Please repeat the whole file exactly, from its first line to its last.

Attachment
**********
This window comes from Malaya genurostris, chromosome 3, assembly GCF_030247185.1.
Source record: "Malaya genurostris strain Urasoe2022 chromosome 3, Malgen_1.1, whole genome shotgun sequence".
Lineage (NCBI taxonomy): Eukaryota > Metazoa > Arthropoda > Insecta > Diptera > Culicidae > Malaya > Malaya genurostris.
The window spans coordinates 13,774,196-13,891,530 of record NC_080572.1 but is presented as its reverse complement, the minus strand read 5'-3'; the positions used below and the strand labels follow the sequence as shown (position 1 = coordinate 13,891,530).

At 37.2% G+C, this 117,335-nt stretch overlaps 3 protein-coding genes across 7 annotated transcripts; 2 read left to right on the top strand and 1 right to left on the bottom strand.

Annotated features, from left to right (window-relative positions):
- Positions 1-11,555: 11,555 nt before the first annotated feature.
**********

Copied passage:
This window comes from Malaya genurostris, chromosome 3, assembly GCF_030247185.1.
Source record: "Malaya genurostris strain Urasoe2022 chromosome 3, Malgen_1.1, whole genome shotgun sequence".
Lineage (NCBI taxonomy): Eukaryota > Metazoa > Arthropoda > Insecta > Diptera > Culicidae > Malaya > Malaya genurostris.
The window spans coordinates 13,774,196-13,891,530 of record NC_080572.1 but is presented as its reverse complement, the minus strand read 5'-3'; the positions used below and the strand labels follow the sequence as shown (position 1 = coordinate 13,891,530).

At 37.2% G+C, this 117,335-nt stretch overlaps 3 protein-coding genes across 7 annotated transcripts; 2 read left to right on the top strand and 1 right to left on the bottom strand.

Annotated features, from left to right (window-relative positions):
- Positions 1-11,555: 11,555 nt before the first annotated feature.